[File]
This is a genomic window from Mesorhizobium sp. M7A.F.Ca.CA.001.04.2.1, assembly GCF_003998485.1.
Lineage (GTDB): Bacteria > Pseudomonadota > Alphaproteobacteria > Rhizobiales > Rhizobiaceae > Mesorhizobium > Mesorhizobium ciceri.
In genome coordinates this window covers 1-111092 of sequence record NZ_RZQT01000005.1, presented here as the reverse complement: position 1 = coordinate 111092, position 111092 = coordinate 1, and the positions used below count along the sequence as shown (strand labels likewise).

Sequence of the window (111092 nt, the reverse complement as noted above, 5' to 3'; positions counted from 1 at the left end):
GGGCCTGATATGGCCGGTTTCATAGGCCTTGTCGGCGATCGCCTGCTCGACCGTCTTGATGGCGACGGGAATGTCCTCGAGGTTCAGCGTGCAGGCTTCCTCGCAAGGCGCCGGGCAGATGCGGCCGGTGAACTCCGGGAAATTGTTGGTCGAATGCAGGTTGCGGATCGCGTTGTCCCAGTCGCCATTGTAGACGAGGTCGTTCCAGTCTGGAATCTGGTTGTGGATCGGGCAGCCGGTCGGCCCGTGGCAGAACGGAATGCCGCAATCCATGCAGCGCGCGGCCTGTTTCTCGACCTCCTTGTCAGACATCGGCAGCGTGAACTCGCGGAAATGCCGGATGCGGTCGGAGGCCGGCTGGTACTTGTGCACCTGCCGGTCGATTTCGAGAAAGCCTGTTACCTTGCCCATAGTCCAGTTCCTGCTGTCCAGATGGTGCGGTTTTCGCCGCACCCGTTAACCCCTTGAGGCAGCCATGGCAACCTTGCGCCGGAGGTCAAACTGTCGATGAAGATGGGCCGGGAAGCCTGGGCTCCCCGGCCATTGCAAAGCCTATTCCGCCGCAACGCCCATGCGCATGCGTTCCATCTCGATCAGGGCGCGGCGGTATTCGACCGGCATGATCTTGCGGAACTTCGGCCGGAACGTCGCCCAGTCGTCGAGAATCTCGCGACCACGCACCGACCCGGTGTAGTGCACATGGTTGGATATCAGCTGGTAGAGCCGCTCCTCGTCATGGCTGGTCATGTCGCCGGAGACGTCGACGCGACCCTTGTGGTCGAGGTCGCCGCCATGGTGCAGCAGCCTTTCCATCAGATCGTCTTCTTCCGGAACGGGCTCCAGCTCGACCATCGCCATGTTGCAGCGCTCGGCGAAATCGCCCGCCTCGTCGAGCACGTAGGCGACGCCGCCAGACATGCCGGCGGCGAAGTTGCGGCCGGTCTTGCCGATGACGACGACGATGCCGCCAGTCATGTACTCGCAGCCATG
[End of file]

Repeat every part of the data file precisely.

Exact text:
This is a genomic window from Mesorhizobium sp. M7A.F.Ca.CA.001.04.2.1, assembly GCF_003998485.1.
Lineage (GTDB): Bacteria > Pseudomonadota > Alphaproteobacteria > Rhizobiales > Rhizobiaceae > Mesorhizobium > Mesorhizobium ciceri.
In genome coordinates this window covers 1-111092 of sequence record NZ_RZQT01000005.1, presented here as the reverse complement: position 1 = coordinate 111092, position 111092 = coordinate 1, and the positions used below count along the sequence as shown (strand labels likewise).

Sequence of the window (111092 nt, the reverse complement as noted above, 5' to 3'; positions counted from 1 at the left end):
GGGCCTGATATGGCCGGTTTCATAGGCCTTGTCGGCGATCGCCTGCTCGACCGTCTTGATGGCGACGGGAATGTCCTCGAGGTTCAGCGTGCAGGCTTCCTCGCAAGGCGCCGGGCAGATGCGGCCGGTGAACTCCGGGAAATTGTTGGTCGAATGCAGGTTGCGGATCGCGTTGTCCCAGTCGCCATTGTAGACGAGGTCGTTCCAGTCTGGAATCTGGTTGTGGATCGGGCAGCCGGTCGGCCCGTGGCAGAACGGAATGCCGCAATCCATGCAGCGCGCGGCCTGTTTCTCGACCTCCTTGTCAGACATCGGCAGCGTGAACTCGCGGAAATGCCGGATGCGGTCGGAGGCCGGCTGGTACTTGTGCACCTGCCGGTCGATTTCGAGAAAGCCTGTTACCTTGCCCATAGTCCAGTTCCTGCTGTCCAGATGGTGCGGTTTTCGCCGCACCCGTTAACCCCTTGAGGCAGCCATGGCAACCTTGCGCCGGAGGTCAAACTGTCGATGAAGATGGGCCGGGAAGCCTGGGCTCCCCGGCCATTGCAAAGCCTATTCCGCCGCAACGCCCATGCGCATGCGTTCCATCTCGATCAGGGCGCGGCGGTATTCGACCGGCATGATCTTGCGGAACTTCGGCCGGAACGTCGCCCAGTCGTCGAGAATCTCGCGACCACGCACCGACCCGGTGTAGTGCACATGGTTGGATATCAGCTGGTAGAGCCGCTCCTCGTCATGGCTGGTCATGTCGCCGGAGACGTCGACGCGACCCTTGTGGTCGAGGTCGCCGCCATGGTGCAGCAGCCTTTCCATCAGATCGTCTTCTTCCGGAACGGGCTCCAGCTCGACCATCGCCATGTTGCAGCGCTCGGCGAAATCGCCCGCCTCGTCGAGCACGTAGGCGACGCCGCCAGACATGCCGGCGGCGAAGTTGCGGCCGGTCTTGCCGATGACGACGACGATGCCGCCAGTCATGTACTCGCAGCCATG